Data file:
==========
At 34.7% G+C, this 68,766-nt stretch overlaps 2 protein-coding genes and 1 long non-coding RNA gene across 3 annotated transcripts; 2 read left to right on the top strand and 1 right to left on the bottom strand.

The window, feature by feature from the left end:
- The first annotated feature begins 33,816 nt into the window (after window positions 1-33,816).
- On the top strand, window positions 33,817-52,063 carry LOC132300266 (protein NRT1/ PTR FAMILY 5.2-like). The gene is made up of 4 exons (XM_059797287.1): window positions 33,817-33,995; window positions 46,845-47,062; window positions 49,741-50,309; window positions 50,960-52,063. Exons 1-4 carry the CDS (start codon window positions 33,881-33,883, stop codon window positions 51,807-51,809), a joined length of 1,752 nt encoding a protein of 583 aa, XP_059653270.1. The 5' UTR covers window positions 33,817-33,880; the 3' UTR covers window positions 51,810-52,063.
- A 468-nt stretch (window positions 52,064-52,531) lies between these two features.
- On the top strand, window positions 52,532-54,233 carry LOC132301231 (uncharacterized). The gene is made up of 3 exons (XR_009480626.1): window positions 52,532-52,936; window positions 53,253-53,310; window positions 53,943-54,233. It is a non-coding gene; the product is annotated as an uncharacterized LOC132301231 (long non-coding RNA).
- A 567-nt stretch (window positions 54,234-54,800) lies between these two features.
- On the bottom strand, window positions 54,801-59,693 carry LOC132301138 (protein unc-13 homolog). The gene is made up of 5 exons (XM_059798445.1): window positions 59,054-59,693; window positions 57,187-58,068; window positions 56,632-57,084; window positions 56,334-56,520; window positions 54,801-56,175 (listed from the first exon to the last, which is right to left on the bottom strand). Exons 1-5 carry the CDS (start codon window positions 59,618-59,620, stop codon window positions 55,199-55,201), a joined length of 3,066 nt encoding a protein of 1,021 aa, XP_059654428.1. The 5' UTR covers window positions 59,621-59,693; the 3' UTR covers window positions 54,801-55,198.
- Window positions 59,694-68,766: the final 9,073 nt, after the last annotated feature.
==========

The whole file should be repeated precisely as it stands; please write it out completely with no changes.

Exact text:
At 34.7% G+C, this 68,766-nt stretch overlaps 2 protein-coding genes and 1 long non-coding RNA gene across 3 annotated transcripts; 2 read left to right on the top strand and 1 right to left on the bottom strand.

The window, feature by feature from the left end:
- The first annotated feature begins 33,816 nt into the window (after window positions 1-33,816).
- On the top strand, window positions 33,817-52,063 carry LOC132300266 (protein NRT1/ PTR FAMILY 5.2-like). The gene is made up of 4 exons (XM_059797287.1): window positions 33,817-33,995; window positions 46,845-47,062; window positions 49,741-50,309; window positions 50,960-52,063. Exons 1-4 carry the CDS (start codon window positions 33,881-33,883, stop codon window positions 51,807-51,809), a joined length of 1,752 nt encoding a protein of 583 aa, XP_059653270.1. The 5' UTR covers window positions 33,817-33,880; the 3' UTR covers window positions 51,810-52,063.
- A 468-nt stretch (window positions 52,064-52,531) lies between these two features.
- On the top strand, window positions 52,532-54,233 carry LOC132301231 (uncharacterized). The gene is made up of 3 exons (XR_009480626.1): window positions 52,532-52,936; window positions 53,253-53,310; window positions 53,943-54,233. It is a non-coding gene; the product is annotated as an uncharacterized LOC132301231 (long non-coding RNA).
- A 567-nt stretch (window positions 54,234-54,800) lies between these two features.
- On the bottom strand, window positions 54,801-59,693 carry LOC132301138 (protein unc-13 homolog). The gene is made up of 5 exons (XM_059798445.1): window positions 59,054-59,693; window positions 57,187-58,068; window positions 56,632-57,084; window positions 56,334-56,520; window positions 54,801-56,175 (listed from the first exon to the last, which is right to left on the bottom strand). Exons 1-5 carry the CDS (start codon window positions 59,618-59,620, stop codon window positions 55,199-55,201), a joined length of 3,066 nt encoding a protein of 1,021 aa, XP_059654428.1. The 5' UTR covers window positions 59,621-59,693; the 3' UTR covers window positions 54,801-55,198.
- Window positions 59,694-68,766: the final 9,073 nt, after the last annotated feature.